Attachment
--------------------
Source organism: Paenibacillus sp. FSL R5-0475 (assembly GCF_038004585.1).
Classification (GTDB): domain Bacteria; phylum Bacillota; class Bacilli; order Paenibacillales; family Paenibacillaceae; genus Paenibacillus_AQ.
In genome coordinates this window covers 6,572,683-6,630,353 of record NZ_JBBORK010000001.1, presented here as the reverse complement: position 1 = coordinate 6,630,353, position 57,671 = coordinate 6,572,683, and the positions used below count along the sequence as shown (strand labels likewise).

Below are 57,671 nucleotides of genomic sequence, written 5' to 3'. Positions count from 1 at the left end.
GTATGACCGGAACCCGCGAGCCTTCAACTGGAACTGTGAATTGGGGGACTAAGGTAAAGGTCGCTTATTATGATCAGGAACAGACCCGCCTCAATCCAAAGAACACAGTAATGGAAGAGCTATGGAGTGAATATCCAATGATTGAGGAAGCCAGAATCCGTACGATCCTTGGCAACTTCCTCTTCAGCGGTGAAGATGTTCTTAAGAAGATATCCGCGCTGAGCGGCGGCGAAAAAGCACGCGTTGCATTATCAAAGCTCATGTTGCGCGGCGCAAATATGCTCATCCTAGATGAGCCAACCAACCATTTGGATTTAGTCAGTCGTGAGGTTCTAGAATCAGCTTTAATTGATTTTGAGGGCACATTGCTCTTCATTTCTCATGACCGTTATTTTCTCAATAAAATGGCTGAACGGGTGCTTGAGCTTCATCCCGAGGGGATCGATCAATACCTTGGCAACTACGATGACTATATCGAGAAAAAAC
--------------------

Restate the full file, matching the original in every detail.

Source organism: Paenibacillus sp. FSL R5-0475 (assembly GCF_038004585.1).
Classification (GTDB): domain Bacteria; phylum Bacillota; class Bacilli; order Paenibacillales; family Paenibacillaceae; genus Paenibacillus_AQ.
In genome coordinates this window covers 6,572,683-6,630,353 of record NZ_JBBORK010000001.1, presented here as the reverse complement: position 1 = coordinate 6,630,353, position 57,671 = coordinate 6,572,683, and the positions used below count along the sequence as shown (strand labels likewise).

Below are 57,671 nucleotides of genomic sequence, written 5' to 3'. Positions count from 1 at the left end.
GTATGACCGGAACCCGCGAGCCTTCAACTGGAACTGTGAATTGGGGGACTAAGGTAAAGGTCGCTTATTATGATCAGGAACAGACCCGCCTCAATCCAAAGAACACAGTAATGGAAGAGCTATGGAGTGAATATCCAATGATTGAGGAAGCCAGAATCCGTACGATCCTTGGCAACTTCCTCTTCAGCGGTGAAGATGTTCTTAAGAAGATATCCGCGCTGAGCGGCGGCGAAAAAGCACGCGTTGCATTATCAAAGCTCATGTTGCGCGGCGCAAATATGCTCATCCTAGATGAGCCAACCAACCATTTGGATTTAGTCAGTCGTGAGGTTCTAGAATCAGCTTTAATTGATTTTGAGGGCACATTGCTCTTCATTTCTCATGACCGTTATTTTCTCAATAAAATGGCTGAACGGGTGCTTGAGCTTCATCCCGAGGGGATCGATCAATACCTTGGCAACTACGATGACTATATCGAGAAAAAAC